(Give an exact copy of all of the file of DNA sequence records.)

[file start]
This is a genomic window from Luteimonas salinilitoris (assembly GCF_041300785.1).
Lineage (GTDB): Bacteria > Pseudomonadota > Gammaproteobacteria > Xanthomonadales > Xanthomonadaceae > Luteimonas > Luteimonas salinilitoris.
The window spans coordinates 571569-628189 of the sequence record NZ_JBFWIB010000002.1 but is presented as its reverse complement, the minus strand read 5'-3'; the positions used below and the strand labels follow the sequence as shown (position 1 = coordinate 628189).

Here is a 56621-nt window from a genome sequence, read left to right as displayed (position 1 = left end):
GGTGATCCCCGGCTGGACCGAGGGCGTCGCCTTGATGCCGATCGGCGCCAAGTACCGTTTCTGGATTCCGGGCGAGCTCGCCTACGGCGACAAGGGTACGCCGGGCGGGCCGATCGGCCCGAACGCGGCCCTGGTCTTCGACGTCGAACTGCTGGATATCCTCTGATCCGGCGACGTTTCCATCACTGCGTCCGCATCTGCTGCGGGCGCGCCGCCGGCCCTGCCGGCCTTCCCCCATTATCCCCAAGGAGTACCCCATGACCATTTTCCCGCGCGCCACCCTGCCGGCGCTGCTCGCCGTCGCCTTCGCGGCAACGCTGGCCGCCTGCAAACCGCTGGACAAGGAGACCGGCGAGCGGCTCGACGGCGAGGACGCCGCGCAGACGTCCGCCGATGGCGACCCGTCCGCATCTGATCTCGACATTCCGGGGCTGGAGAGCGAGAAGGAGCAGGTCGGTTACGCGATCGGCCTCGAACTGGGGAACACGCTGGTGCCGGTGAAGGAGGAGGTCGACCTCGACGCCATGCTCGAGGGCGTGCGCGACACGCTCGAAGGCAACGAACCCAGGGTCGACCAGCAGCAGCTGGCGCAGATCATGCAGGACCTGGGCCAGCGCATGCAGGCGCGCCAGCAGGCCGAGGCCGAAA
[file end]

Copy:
This is a genomic window from Luteimonas salinilitoris (assembly GCF_041300785.1).
Lineage (GTDB): Bacteria > Pseudomonadota > Gammaproteobacteria > Xanthomonadales > Xanthomonadaceae > Luteimonas > Luteimonas salinilitoris.
The window spans coordinates 571569-628189 of the sequence record NZ_JBFWIB010000002.1 but is presented as its reverse complement, the minus strand read 5'-3'; the positions used below and the strand labels follow the sequence as shown (position 1 = coordinate 628189).

Here is a 56621-nt window from a genome sequence, read left to right as displayed (position 1 = left end):
GGTGATCCCCGGCTGGACCGAGGGCGTCGCCTTGATGCCGATCGGCGCCAAGTACCGTTTCTGGATTCCGGGCGAGCTCGCCTACGGCGACAAGGGTACGCCGGGCGGGCCGATCGGCCCGAACGCGGCCCTGGTCTTCGACGTCGAACTGCTGGATATCCTCTGATCCGGCGACGTTTCCATCACTGCGTCCGCATCTGCTGCGGGCGCGCCGCCGGCCCTGCCGGCCTTCCCCCATTATCCCCAAGGAGTACCCCATGACCATTTTCCCGCGCGCCACCCTGCCGGCGCTGCTCGCCGTCGCCTTCGCGGCAACGCTGGCCGCCTGCAAACCGCTGGACAAGGAGACCGGCGAGCGGCTCGACGGCGAGGACGCCGCGCAGACGTCCGCCGATGGCGACCCGTCCGCATCTGATCTCGACATTCCGGGGCTGGAGAGCGAGAAGGAGCAGGTCGGTTACGCGATCGGCCTCGAACTGGGGAACACGCTGGTGCCGGTGAAGGAGGAGGTCGACCTCGACGCCATGCTCGAGGGCGTGCGCGACACGCTCGAAGGCAACGAACCCAGGGTCGACCAGCAGCAGCTGGCGCAGATCATGCAGGACCTGGGCCAGCGCATGCAGGCGCGCCAGCAGGCCGAGGCCGAAA